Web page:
Pets that tend to attract foxtails should have their feet and coat trimmed very short

Foxtails can get into pets’ ears and are painful for the animal.


Dr. Jeanne Haggerty-Arcay

The past few months have brought unprecedented times. With everyone staying at home, social distancing and trying to stay safe, our everyday lives have changed. Many are working from home, kids have been attending web-based classrooms from home and everyone is spending much more time outside. Life for our dogs has changed dramatically as well and as pet owners we have to keep them in mind with our changing lifestyle.

Hiking has become a trend. People are out more than ever walking their dogs. For the most part, it is fantastic for everyone, but those not used to this lifestyle can run into trouble.

Foxtails: They are small, barbed weeds that wreak havoc on our pets. They readily burrow into feet, ears, eyes, noses, etc. They are prevalent on all the bay area trails. Help protect your pet by keeping them on leash, tracking down the middle of the trail rather than along the edges where they will encounter brush. Check for foxtails after each outing. Dogs with long, sticky coats should not be out on the trail as these types of coats tend to attract foxtails more readily. Pets that tend to attract foxtails should have their feet and coat trimmed very short so you can more easily perform proper checks.

Masks: Although they are nothing more than an annoyance for most people, for some dogs they can be terrifying. Imagine if all of a sudden the way people outside looked different and scary? Many dogs do not understand and those already easily spooked can become very scared or even aggressive. Remember to reassure them and use positive reinforcement if they are showing skepticism.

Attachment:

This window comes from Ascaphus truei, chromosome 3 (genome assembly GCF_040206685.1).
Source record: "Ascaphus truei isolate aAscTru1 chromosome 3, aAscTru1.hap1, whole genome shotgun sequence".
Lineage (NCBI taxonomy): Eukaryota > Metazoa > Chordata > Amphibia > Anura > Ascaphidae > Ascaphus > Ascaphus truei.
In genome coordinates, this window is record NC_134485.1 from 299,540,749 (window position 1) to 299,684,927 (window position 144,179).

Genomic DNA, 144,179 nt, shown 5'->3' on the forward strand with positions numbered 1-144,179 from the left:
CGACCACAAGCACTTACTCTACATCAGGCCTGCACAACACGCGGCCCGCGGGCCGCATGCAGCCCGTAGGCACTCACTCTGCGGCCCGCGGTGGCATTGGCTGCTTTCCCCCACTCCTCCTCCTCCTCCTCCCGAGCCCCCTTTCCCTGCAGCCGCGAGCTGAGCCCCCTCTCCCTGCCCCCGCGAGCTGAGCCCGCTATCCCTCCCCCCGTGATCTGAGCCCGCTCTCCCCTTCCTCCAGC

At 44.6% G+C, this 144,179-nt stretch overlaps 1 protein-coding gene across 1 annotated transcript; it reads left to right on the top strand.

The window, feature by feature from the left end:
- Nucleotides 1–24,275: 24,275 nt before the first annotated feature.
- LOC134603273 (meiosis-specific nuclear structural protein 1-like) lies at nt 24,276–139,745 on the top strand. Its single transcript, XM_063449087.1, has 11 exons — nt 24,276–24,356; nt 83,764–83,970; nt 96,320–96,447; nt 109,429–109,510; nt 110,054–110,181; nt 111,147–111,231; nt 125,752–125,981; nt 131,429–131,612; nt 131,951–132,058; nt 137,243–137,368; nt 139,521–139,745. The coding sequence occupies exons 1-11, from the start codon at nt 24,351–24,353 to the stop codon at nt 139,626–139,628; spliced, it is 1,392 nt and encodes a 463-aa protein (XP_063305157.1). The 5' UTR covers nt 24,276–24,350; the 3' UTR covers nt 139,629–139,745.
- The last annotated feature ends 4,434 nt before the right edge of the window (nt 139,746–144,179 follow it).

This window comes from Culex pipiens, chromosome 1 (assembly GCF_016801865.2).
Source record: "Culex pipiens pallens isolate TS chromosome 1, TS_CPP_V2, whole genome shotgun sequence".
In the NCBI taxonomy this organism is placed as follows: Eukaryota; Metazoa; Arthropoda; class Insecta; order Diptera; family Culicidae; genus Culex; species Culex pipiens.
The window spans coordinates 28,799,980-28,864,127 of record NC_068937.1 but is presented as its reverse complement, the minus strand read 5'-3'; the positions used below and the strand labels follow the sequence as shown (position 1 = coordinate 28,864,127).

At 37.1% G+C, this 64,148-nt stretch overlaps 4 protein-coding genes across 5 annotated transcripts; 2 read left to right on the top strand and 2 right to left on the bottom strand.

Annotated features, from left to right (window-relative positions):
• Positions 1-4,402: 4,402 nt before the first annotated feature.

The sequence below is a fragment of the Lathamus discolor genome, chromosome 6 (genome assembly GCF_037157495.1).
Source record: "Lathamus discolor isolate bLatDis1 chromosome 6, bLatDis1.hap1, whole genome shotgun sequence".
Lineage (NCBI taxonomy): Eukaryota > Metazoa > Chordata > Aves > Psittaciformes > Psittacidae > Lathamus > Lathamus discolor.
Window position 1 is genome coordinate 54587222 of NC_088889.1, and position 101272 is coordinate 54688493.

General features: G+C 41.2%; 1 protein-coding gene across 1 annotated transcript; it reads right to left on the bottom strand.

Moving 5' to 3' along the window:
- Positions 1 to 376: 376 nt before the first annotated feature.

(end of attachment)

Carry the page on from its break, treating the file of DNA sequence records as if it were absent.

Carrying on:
Flexi Leashes: Stick to a standard six-foot leash. It provides much better control. Your dog may be used to being walked, but the aggressive 100 pound dog passing you may only be out walking because their owner is working from home.

Heat: During these months, the heat can be problematic. A warm, but doable 80 degree run for a human is too warm for a dog, especially if they have not been groomed and are sporting a long coat. Keep in mind concrete gets very warm. Skin destruction can begin at 125 degrees, which correlates to air temperatures of 77. If you cannot comfortably press your hand against the asphalt for 7-10 seconds, then it is too warm.

Weekend Warrior Syndrome: You may have been used to going to CrossFit every morning prior to the pandemic and have now replaced it with running with your dog, but did your dog go to CrossFit? We all enjoy the company of our dog when running but keep in mind their level of fitness may not be the same as yours.

Traveling Around Town: Although many dogs like join you in the car, consider your dog may be happier staying at home in the air conditioning. At temperatures of 85 degrees, it only takes 10 minutes for the inside of your car to reach 102 degrees. Remember that older, overweight, short-nosed, thick/long-coated and unhealthy dogs will be even more susceptible to heat stroke.

Separation Anxiety: Everyone has been spending more time with their pet during the pandemic. But can too much time be bad? Some dogs, especially those who are very clingy or already predisposed will develop separation anxiety. This is a very common disorder where a pet becomes codependent on their owner and is no longer able to stay alone without self-destructive behavior or excessive anxiety. This is often seen after people who are normally working are all of a sudden home for extended periods. Then when the schedule returns to normal, the pet has lost the confidence and ability to be alone. Prevent this by ensuring your pet spends time alone. Do not take your pet on every errand or let them sit on your lap all day long. Returning to life as it was will be hard for some dogs so make sure you force them to spend time alone so they do not lose that ability.

Enjoy this time with your pet. But stay safe, cool and keep your distance.

Jeanne Haggerty-Arcay